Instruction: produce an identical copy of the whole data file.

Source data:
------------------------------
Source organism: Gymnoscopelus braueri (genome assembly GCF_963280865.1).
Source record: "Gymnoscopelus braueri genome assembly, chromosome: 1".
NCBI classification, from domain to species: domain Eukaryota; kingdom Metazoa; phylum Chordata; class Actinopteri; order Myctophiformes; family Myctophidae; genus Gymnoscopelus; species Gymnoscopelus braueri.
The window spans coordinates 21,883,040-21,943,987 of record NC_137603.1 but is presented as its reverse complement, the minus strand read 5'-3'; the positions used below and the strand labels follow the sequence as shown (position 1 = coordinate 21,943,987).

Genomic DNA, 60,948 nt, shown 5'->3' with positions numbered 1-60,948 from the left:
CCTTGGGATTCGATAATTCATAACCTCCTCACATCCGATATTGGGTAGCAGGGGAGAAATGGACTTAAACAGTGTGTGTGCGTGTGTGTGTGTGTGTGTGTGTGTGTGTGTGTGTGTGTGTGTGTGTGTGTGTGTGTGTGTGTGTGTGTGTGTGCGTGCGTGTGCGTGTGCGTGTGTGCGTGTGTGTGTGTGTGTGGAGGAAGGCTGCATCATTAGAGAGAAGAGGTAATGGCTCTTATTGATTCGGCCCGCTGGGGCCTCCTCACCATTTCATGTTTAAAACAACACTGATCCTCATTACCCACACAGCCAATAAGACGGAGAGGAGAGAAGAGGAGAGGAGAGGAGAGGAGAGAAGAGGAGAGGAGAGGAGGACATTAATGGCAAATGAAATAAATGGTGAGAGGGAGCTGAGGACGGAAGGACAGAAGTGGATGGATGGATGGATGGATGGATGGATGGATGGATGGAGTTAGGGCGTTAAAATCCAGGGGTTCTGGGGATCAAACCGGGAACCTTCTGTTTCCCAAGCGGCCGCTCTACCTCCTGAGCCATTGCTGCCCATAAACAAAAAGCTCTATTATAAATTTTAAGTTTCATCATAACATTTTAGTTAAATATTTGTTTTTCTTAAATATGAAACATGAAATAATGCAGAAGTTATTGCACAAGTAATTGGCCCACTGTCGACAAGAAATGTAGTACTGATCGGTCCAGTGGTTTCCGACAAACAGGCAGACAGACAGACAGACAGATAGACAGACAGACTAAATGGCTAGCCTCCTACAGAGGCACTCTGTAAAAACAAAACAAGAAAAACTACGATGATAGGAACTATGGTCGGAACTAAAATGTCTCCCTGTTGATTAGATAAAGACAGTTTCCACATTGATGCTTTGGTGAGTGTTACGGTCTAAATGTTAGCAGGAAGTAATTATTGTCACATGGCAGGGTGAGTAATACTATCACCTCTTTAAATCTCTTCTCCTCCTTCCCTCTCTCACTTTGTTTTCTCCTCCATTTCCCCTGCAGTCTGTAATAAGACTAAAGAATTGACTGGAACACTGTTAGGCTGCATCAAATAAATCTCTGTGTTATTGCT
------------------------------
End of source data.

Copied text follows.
Source organism: Gymnoscopelus braueri (genome assembly GCF_963280865.1).
Source record: "Gymnoscopelus braueri genome assembly, chromosome: 1".
NCBI classification, from domain to species: domain Eukaryota; kingdom Metazoa; phylum Chordata; class Actinopteri; order Myctophiformes; family Myctophidae; genus Gymnoscopelus; species Gymnoscopelus braueri.
The window spans coordinates 21,883,040-21,943,987 of record NC_137603.1 but is presented as its reverse complement, the minus strand read 5'-3'; the positions used below and the strand labels follow the sequence as shown (position 1 = coordinate 21,943,987).

Genomic DNA, 60,948 nt, shown 5'->3' with positions numbered 1-60,948 from the left:
CCTTGGGATTCGATAATTCATAACCTCCTCACATCCGATATTGGGTAGCAGGGGAGAAATGGACTTAAACAGTGTGTGTGCGTGTGTGTGTGTGTGTGTGTGTGTGTGTGTGTGTGTGTGTGTGTGTGTGTGTGTGTGTGTGTGTGTGTGTGTGCGTGCGTGTGCGTGTGCGTGTGTGCGTGTGTGTGTGTGTGTGGAGGAAGGCTGCATCATTAGAGAGAAGAGGTAATGGCTCTTATTGATTCGGCCCGCTGGGGCCTCCTCACCATTTCATGTTTAAAACAACACTGATCCTCATTACCCACACAGCCAATAAGACGGAGAGGAGAGAAGAGGAGAGGAGAGGAGAGGAGAGAAGAGGAGAGGAGAGGAGGACATTAATGGCAAATGAAATAAATGGTGAGAGGGAGCTGAGGACGGAAGGACAGAAGTGGATGGATGGATGGATGGATGGATGGATGGATGGATGGAGTTAGGGCGTTAAAATCCAGGGGTTCTGGGGATCAAACCGGGAACCTTCTGTTTCCCAAGCGGCCGCTCTACCTCCTGAGCCATTGCTGCCCATAAACAAAAAGCTCTATTATAAATTTTAAGTTTCATCATAACATTTTAGTTAAATATTTGTTTTTCTTAAATATGAAACATGAAATAATGCAGAAGTTATTGCACAAGTAATTGGCCCACTGTCGACAAGAAATGTAGTACTGATCGGTCCAGTGGTTTCCGACAAACAGGCAGACAGACAGACAGACAGATAGACAGACAGACTAAATGGCTAGCCTCCTACAGAGGCACTCTGTAAAAACAAAACAAGAAAAACTACGATGATAGGAACTATGGTCGGAACTAAAATGTCTCCCTGTTGATTAGATAAAGACAGTTTCCACATTGATGCTTTGGTGAGTGTTACGGTCTAAATGTTAGCAGGAAGTAATTATTGTCACATGGCAGGGTGAGTAATACTATCACCTCTTTAAATCTCTTCTCCTCCTTCCCTCTCTCACTTTGTTTTCTCCTCCATTTCCCCTGCAGTCTGTAATAAGACTAAAGAATTGACTGGAACACTGTTAGGCTGCATCAAATAAATCTCTGTGTTATTGCT